No-Scalpel Vasectomy

About No-Scalpel Vasectomy

Vasectomy is a safe, efficient, and effective form of permanent contraception with a failure rate of <1%. At Top Gun NW, Dr. Abano performs the no-needle, no-scalpel vasectomy technique. The procedure takes approximately 30 minutes and is minimally invasive. You will experience a gradual return to normal life just 2 – 3 days after the procedure.

Tubal ligation is the female form of permanent contraception. The vasectomy procedure is known to be safer in terms of operative risks. It is also safer than continuing hormone replacement after you are done having children.

With this procedure, you will experience the following:

  • No change in sex drive
  • No change in semen ejaculate except absence of sperm
  • No changes in testosterone
  • No changes in erection or orgasm
  • Safer and protected intercourse

To schedule a NO-SCALPEL VASECTOMY, Click here to MAKE AN APPOINTMENT.

Who should get a vasectomy?

Vasectomy is a method of birth control chosen by more than 500,000 men each year in the United States. It is a simple and safe procedure that is more than 99% effective in preventing unwanted pregnancy. Vasectomy does not affect one’s manliness in any way because it has no effect on the male hormones produced by the testes. Sex drive, the ability to attain and maintain erections, and the sensation of orgasm usually remain the same following vasectomy. Since the procedure only prevents sperm from entering the semen (ejaculate) and since sperm compromise only 2-5% of the semen volume, most men notice no change in the male reproductive fluids.

If you and your partner have had your desired amount of children, whether it is zero or 10 children, a vasectomy is the safest method of permanent contraception. With a vasectomy, you can take charge of your family planning and your sex life. Having this procedure will eliminate the need of contraception for your partner.

Ultimately, you and your partner will enjoy intimate relations without ever worrying about unplanned pregnancies.

What are the risks?

There are currently no proven long-term health risks associated with vasectomy. In rare instances, the following risks have been observed.

Failure: Vasectomy has a failure rate of <1%. Failure results to unintended pregnancy that occurs after a vasectomy. This may occur after unprotected intercourse during the first three months AND having fewer than 20 ejaculations after the procedure is done.

Recanalization: There are very rare instances of recanalization of the vas deferens (what we call the sperm highway) which could lead to delayed failure. Recanalization is the development of a channel for sperm flow between the two cut ends of the vas. If this happens early during healing process, the semen never become sperm-free until the vasectomy is repeated. If recanalization happens late, months or years after a man’s semen has been examined and declared sperm-free, this could result to an unplanned pregnancy.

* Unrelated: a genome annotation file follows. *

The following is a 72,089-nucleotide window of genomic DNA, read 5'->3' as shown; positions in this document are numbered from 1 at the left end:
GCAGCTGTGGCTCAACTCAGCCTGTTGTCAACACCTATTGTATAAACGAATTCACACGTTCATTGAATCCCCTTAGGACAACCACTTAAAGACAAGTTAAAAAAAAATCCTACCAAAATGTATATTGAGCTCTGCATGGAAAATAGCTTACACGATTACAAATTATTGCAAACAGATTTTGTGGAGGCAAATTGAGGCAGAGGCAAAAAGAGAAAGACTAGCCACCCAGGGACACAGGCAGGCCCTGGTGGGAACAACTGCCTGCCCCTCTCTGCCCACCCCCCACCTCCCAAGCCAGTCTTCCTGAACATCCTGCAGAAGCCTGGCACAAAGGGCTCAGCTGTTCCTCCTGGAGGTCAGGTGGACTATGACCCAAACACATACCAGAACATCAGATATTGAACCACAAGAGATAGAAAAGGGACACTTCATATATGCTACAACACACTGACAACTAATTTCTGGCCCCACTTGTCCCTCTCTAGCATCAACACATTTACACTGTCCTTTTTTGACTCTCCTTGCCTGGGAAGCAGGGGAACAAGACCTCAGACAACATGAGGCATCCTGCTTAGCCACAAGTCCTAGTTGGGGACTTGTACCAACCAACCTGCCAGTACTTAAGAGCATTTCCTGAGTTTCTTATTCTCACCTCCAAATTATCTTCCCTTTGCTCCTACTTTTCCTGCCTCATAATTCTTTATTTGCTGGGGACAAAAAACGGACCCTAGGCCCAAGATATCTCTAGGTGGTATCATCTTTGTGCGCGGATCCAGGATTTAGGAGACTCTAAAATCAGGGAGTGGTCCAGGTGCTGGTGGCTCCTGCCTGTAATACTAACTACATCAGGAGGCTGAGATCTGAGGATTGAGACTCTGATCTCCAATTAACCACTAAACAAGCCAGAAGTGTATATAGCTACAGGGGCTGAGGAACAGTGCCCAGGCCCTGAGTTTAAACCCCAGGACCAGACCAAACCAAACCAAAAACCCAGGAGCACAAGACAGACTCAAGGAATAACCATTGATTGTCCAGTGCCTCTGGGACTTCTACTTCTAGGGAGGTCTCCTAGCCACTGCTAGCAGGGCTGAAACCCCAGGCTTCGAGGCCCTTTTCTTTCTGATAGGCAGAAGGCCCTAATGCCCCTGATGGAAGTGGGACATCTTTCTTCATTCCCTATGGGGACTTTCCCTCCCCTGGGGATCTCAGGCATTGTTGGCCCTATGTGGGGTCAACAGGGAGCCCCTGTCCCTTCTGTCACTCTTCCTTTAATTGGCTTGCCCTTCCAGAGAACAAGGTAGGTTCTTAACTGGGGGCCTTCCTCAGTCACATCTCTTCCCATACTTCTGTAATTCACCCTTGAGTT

Recanalization leading to unplanned pregnancy is exceedingly rare, less likely than any other form of contraception, and the risk decreases over time.

Bleeding: Bleeding can occur during or after vasectomy, but it is less common with no-snip vasectomy. If bleeding occurs within the scrotum, drainage of a scrotal hematoma (blood clot) in a hospital operating room may be necessary. Smaller hematomas do not require surgical drainage, but tender swelling can last for 2 to 4 weeks. Bleeding that leads to hematomas is very rare. Occasionally, if the scrotal skin bleeds at the vasectomy access site, the scrotum can become discolored (black and blue) for about a week; this is painless but more common than swelling.

Infection: Infection is a rare complication and is usually responsive to antibiotics.

Sperm granuloma: A sperm granuloma is a pea-sized (sometimes tender) lump on the vas tube at the vasectomy site. Sperm granulomas almost never require treatment. Any periodic tenderness usually responds to an anti-inflammatory medication such as ibuprofen and other non-steroidal anti-inflammatory (NSAID) medications.

Chronic Pain and Congestion: Although rare, tender buildup of sperm and white blood cells may form upstream or at the vasectomy. Tenderness usually goes away with use of an anti-inflammatory medication, such as aspirin or ibuprofen.

Chronic post-vasectomy discomfort or Post-Vasectomy Pain Syndrome (PVPS): Although exceedingly rare, PVPS can be severe enough for a patient to seek vasectomy reversal or neurolysis, a division of the sensory nerves coming from the testes to block pain. Some forms of PVPS may include chronic pain that can affect quality of life, but not enough for patients to seek vasectomy reversal.

What are the costs?

Most insurance plans will either cover the $1200 cost of the procedure completely or provide significant discounts. We do offer a discounted cash only rate of $800 for patients paying cash/HSA/FSA/Credit card.

Unintended pregnancy can be expensive and put a strain on your relationship. When your family has reached the right size, having a vasectomy safeguards your financial future.

A preliminary consultation visit is not required. We would be happy to do a preliminary consultation however with any patient who wishes to do so prior to his procedure. This will should be scheduled when our staff calls you to obtain reservation fee and schedule you for the procedure. This will be a no-charge 15 minute preliminary visit.
We usually require a separate visit or preliminary phone consultation for men in their 20’s without any children. This will be a no-charge 15 minute preliminary visit or phone call prior to scheduling you for the procedure.

Timeframe

Vasectomy

+ Three days = Return to light/sedentary work and sexual intercourse

+ One week = Return to normal lifting

+ Three months = Return sperm sample

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